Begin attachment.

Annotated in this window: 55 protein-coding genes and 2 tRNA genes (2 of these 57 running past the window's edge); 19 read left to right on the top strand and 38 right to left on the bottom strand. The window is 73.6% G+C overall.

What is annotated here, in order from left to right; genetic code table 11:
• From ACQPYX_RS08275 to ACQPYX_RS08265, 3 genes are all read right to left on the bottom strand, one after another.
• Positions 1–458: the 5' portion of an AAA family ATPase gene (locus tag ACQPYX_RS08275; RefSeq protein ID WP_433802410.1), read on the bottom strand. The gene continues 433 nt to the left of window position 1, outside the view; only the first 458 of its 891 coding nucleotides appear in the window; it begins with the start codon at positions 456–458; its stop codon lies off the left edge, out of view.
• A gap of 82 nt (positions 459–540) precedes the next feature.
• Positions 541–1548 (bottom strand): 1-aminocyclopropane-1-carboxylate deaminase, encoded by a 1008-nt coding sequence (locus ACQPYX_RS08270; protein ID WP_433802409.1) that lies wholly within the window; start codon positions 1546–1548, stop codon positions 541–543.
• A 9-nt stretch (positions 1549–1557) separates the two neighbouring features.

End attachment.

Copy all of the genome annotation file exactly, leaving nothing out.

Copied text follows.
Annotated in this window: 55 protein-coding genes and 2 tRNA genes (2 of these 57 running past the window's edge); 19 read left to right on the top strand and 38 right to left on the bottom strand. The window is 73.6% G+C overall.

What is annotated here, in order from left to right; genetic code table 11:
• From ACQPYX_RS08275 to ACQPYX_RS08265, 3 genes are all read right to left on the bottom strand, one after another.
• Positions 1–458: the 5' portion of an AAA family ATPase gene (locus tag ACQPYX_RS08275; RefSeq protein ID WP_433802410.1), read on the bottom strand. The gene continues 433 nt to the left of window position 1, outside the view; only the first 458 of its 891 coding nucleotides appear in the window; it begins with the start codon at positions 456–458; its stop codon lies off the left edge, out of view.
• A gap of 82 nt (positions 459–540) precedes the next feature.
• Positions 541–1548 (bottom strand): 1-aminocyclopropane-1-carboxylate deaminase, encoded by a 1008-nt coding sequence (locus ACQPYX_RS08270; protein ID WP_433802409.1) that lies wholly within the window; start codon positions 1546–1548, stop codon positions 541–543.
• A 9-nt stretch (positions 1549–1557) separates the two neighbouring features.